I never really liked Shanghai taxi drivers that much. They spit out the window, they have grubby uniforms and grubbier cabs, and occasionally they get out of the cab to take a slash against the front wheel. While you’re sitting in the front passenger seat.
Compared with Beijing taxi drivers however, I now know that I simply didn’t realise how much I love my Shanghai taxi drivers. It’s as if I was blind to their charms because they were always right under my nose. Or up my nose. Whatever. I don’t want to start any kind of turf war here, but these are the facts. As I see them.
1. Shanghai taxi drivers use the lines painted on the road as a form of decoration. They are not, at any time, to be driven between. You will find, as I do, that this makes for a much more interesting taxi ride. In Beijing, everything is very orderly and frankly quite boring.
2. Despite their artistry with the roadways, Shanghai taxi drivers never get creative with the meter. In Beijing, they will try and rip you off hell west and crooked. Look out.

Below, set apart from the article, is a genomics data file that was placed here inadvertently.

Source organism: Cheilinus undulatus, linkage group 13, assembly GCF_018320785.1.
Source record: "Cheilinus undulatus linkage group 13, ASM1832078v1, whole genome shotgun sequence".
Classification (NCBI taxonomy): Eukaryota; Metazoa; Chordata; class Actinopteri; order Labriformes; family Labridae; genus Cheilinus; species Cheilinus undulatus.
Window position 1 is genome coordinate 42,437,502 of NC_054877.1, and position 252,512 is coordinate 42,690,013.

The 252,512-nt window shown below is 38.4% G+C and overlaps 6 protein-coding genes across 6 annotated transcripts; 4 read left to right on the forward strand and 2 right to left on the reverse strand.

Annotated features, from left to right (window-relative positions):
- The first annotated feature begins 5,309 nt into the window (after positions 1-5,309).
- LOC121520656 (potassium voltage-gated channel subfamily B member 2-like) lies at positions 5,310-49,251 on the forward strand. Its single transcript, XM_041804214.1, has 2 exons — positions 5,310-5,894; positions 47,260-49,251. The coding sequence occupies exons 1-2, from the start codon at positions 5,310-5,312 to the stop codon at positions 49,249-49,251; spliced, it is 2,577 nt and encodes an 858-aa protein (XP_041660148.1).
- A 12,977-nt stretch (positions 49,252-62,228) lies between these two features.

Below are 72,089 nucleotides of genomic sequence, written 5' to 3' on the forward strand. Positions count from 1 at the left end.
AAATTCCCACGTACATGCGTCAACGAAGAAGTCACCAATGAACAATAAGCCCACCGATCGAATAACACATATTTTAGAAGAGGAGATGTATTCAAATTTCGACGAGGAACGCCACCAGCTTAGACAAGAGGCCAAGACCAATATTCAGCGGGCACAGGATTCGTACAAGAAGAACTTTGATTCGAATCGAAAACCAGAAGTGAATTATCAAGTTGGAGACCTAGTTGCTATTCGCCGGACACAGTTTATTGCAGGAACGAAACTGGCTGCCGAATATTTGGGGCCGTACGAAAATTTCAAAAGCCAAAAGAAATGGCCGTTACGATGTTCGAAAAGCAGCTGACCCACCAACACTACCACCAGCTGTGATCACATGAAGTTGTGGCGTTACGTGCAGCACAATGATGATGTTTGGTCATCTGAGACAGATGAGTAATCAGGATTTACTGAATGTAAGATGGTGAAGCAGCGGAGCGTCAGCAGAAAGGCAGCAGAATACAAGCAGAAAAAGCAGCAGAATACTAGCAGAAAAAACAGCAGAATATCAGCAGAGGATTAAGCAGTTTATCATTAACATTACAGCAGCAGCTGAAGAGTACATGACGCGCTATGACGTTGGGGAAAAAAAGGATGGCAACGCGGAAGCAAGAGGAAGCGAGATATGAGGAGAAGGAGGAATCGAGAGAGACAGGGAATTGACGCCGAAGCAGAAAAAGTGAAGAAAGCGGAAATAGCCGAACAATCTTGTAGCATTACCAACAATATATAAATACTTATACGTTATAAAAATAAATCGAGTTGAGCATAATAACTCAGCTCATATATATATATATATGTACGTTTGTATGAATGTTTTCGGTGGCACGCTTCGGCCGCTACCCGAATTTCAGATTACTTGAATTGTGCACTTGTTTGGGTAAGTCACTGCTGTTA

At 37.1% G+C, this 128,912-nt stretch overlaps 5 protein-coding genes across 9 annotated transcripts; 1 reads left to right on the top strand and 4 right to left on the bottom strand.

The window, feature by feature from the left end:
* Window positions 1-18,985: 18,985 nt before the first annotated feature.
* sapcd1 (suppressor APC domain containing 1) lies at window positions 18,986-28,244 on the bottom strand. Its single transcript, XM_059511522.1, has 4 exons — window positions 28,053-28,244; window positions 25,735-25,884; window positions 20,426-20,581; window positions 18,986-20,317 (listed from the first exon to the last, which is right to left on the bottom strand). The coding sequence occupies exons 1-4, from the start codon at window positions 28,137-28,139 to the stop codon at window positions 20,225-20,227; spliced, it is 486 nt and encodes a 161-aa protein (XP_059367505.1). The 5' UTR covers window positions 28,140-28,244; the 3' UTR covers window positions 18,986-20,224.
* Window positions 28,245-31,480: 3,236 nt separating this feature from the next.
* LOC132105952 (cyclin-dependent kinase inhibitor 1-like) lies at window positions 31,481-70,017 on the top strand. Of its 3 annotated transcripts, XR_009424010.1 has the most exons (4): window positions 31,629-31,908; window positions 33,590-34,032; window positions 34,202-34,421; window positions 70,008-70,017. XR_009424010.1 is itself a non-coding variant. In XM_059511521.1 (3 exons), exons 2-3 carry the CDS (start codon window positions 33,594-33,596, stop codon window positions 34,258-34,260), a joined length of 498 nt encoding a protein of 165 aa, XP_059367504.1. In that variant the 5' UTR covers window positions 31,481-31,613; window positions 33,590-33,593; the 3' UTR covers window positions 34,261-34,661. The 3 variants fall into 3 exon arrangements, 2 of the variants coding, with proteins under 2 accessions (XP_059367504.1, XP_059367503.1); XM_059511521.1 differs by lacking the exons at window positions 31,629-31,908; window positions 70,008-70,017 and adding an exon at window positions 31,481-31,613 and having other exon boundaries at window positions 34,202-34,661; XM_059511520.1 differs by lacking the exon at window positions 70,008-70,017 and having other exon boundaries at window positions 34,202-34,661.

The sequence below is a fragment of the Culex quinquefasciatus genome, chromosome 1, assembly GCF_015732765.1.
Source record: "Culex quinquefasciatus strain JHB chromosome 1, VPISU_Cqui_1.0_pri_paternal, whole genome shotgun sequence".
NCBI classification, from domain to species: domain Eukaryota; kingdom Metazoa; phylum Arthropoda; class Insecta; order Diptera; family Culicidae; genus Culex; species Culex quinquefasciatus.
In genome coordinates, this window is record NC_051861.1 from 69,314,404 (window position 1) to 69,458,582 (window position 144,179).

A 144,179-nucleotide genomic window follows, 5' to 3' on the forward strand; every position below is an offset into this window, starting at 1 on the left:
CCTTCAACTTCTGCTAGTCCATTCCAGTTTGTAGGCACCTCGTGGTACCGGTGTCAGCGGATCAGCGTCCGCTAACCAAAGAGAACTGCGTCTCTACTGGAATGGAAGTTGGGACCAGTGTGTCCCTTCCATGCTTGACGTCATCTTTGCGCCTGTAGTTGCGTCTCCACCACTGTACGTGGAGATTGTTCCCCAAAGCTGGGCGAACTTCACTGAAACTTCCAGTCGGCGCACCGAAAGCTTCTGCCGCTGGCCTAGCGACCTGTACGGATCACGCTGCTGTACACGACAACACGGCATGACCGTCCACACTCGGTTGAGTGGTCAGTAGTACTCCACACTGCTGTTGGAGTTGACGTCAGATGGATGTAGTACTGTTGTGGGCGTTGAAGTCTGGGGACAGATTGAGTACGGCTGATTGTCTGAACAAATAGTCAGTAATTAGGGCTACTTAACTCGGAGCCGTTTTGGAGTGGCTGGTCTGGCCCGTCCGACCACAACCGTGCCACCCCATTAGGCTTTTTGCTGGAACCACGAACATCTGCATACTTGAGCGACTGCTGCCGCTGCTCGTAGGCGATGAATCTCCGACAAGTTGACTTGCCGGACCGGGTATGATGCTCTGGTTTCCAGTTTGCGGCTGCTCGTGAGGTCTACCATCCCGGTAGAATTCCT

3. In Shanghai, if you need a taxi, just step out from the curb and raise your arm to waist height. Now flap your hand vigorously. A taxi will stop. In Beijing, the only way to get a taxi is to hijack one at traffic lights, climb in and refuse to get out.
4. Beijing taxi drivers hardly ever use their horn. What’s that all about? When I’m travelling in a taxi I like every other vehicle, pedestrian and small animal to know that I’m there.
Sort of: ‘BEEEP…here I come….BEEEEEP…coming through!…BEEEEEEEP….passing you now….. BEEEEEEEEEP BEEEEP BEEEEP….driving straight through this red light….BEEEEP BEEP…..coming to a stop!’
I like the full audio experience that Beijing taxi drivers cannot offer.
5. Shanghai taxi drivers UNDERSTAND me. Not in a deep personal sense, but in a ‘shemme lu?’ (tr. ‘where are you off to fair lady?’) kind of way. What language do they speak in Beijing taxis??? It sounds like grunting whilst eating a plum, and it’s definitely not mandarin.
(Can you tell I’m glad to be back in Shanghai?)